“Judaism is a culture of conflict. There’s an old saying in Hebrew: ‘Without debate (argument), there is no learning.’”[1] This implies tolerance for difference. In fact, it relishes disagreement as the only true way to learn. If we all agree, there is nothing more to discover. Better to have a community of differing views than enforce a uniformity of presumption. This event demonstrates the tolerance of the Pharisees toward Paul and this should cause us to ask, “How tolerant are we of those who have a different view of God’s work among me?”

1 Comment
David Russell on September 27, 2016 at 7:28 am
Hello Skip and others,
The question of tolerance comes with another question: Where do we draw the line theologically on what we will tolerate, live with?
I see the following as the “elephant in the figurative living room.”
Is it one thing to differ on our interpretation of the angelic prayer for peace on earth and good will among humankind, and another to understand LGBT issues within the confines of Judeo-Christian parlance, or God having maternal traits contrasted with being referred to as mother God or what I’ll call degendered?
Is Christianity today guilty, as some allege, of racism and sexism?
I can permit, tolerate, co-exist with you without having to buy or agree with your theological understanding and vice versa. Is there room to present my theological view in the congregation if it differs from the denominational ethic? Generally speaking, no!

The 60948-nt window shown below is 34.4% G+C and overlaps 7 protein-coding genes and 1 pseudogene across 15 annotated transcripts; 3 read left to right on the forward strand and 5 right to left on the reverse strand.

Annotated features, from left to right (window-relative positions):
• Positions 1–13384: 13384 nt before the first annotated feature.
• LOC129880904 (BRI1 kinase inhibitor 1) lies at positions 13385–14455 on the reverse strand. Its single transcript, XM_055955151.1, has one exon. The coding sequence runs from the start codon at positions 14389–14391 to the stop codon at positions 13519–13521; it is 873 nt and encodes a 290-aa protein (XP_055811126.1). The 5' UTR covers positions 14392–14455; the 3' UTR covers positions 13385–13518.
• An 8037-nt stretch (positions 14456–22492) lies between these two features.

I may do so privately with others but not publicly.
A culture of conflict would be a welcomed addition to Christianity today rather than a culture of conflict leading to splits and formations of groups where uniformity and peace at any price is the order of the day. Truly worth thinking about!

Kevod Yeheveh, His presence is with us always.

Mellow Roc

Wednesday, September 21, 2016

Review of Blog and Did You Hear The Latest?

Hello Grafted In Readers,

For those of you who may be new to my blog, there are three areas of interest that have come to be featured.
-Health Issues: As a result of having been a professional medical transcriptionist from 1998 to 2013, a mini-stroke survivor last winter, and personal interest in general health, I try to bring items of interest to our attention be it diet, weight loss, general maintenance, or a particular condition experienced by the population at large. That will be our focus this post.
-Faith Issues: These go under the umbrella of what is termed Hebraic Roots or Jewish roots. Abraham is the father of the Jew, Christian and Muslim faith(s.) The church at large ignores culture and customs that would enrich one's faith commitment.
-Occasional Story: As a writer of flash fiction mostly, I occasionally post something recently written that may be entertaining to those who enjoy reading in that genre. I have been in three anthologies over the past three years, published one novella in 2012 and will be in three more anthologies beginning with "Thirty-One Days of October" being released on or around Oct. 1, 2016 on Amazon.

Health: Blockage of ears from earwax. According to information from the US Mayo Clinic, signs or symptoms of blockage from earwax can include earache, feeling of fullness in the ear canal, cough, dizziness and ringing in the ears. These too may signal a condition other than ear blockage and in any case, should be addressed by one's healthcare provider. Typically, children receive a general ear check during a office exam. The healthcare provider can use a device such as a curett for removing earwax from patients be they young or older.

There is much to hear in our world, and may we be able to appreciate many of the sounds around us.

Kevod Yeheveh, His Presence be known by you and me today and always..

Comments or greetings are appreciated.